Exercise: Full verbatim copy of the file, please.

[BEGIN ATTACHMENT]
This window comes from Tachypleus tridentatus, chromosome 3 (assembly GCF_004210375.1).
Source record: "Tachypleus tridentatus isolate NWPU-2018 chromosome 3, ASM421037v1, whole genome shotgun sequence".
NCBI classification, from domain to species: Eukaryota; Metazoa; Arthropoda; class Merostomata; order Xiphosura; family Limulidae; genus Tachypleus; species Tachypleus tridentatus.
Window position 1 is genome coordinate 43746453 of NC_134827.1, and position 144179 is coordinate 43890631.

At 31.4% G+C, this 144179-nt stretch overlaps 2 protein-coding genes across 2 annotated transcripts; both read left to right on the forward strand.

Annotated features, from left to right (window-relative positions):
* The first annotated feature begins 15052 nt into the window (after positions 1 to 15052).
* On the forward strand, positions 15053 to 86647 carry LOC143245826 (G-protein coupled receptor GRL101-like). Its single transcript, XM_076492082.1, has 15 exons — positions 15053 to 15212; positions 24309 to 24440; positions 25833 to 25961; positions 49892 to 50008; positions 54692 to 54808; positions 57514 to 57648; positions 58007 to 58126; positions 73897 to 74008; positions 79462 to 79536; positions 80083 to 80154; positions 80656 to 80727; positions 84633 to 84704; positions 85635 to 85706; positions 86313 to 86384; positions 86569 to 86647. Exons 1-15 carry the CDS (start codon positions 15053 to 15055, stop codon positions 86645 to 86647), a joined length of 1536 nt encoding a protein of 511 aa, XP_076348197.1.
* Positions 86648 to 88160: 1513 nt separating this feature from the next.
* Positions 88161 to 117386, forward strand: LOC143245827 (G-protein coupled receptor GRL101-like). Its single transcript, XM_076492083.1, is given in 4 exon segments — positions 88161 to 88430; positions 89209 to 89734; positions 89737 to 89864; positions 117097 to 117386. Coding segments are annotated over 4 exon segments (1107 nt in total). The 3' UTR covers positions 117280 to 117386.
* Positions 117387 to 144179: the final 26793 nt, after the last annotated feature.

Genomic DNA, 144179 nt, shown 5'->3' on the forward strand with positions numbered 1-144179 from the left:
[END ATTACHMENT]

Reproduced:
This window comes from Tachypleus tridentatus, chromosome 3 (assembly GCF_004210375.1).
Source record: "Tachypleus tridentatus isolate NWPU-2018 chromosome 3, ASM421037v1, whole genome shotgun sequence".
NCBI classification, from domain to species: Eukaryota; Metazoa; Arthropoda; class Merostomata; order Xiphosura; family Limulidae; genus Tachypleus; species Tachypleus tridentatus.
Window position 1 is genome coordinate 43746453 of NC_134827.1, and position 144179 is coordinate 43890631.

At 31.4% G+C, this 144179-nt stretch overlaps 2 protein-coding genes across 2 annotated transcripts; both read left to right on the forward strand.

Annotated features, from left to right (window-relative positions):
* The first annotated feature begins 15052 nt into the window (after positions 1 to 15052).
* On the forward strand, positions 15053 to 86647 carry LOC143245826 (G-protein coupled receptor GRL101-like). Its single transcript, XM_076492082.1, has 15 exons — positions 15053 to 15212; positions 24309 to 24440; positions 25833 to 25961; positions 49892 to 50008; positions 54692 to 54808; positions 57514 to 57648; positions 58007 to 58126; positions 73897 to 74008; positions 79462 to 79536; positions 80083 to 80154; positions 80656 to 80727; positions 84633 to 84704; positions 85635 to 85706; positions 86313 to 86384; positions 86569 to 86647. Exons 1-15 carry the CDS (start codon positions 15053 to 15055, stop codon positions 86645 to 86647), a joined length of 1536 nt encoding a protein of 511 aa, XP_076348197.1.
* Positions 86648 to 88160: 1513 nt separating this feature from the next.
* Positions 88161 to 117386, forward strand: LOC143245827 (G-protein coupled receptor GRL101-like). Its single transcript, XM_076492083.1, is given in 4 exon segments — positions 88161 to 88430; positions 89209 to 89734; positions 89737 to 89864; positions 117097 to 117386. Coding segments are annotated over 4 exon segments (1107 nt in total). The 3' UTR covers positions 117280 to 117386.
* Positions 117387 to 144179: the final 26793 nt, after the last annotated feature.

Genomic DNA, 144179 nt, shown 5'->3' on the forward strand with positions numbered 1-144179 from the left: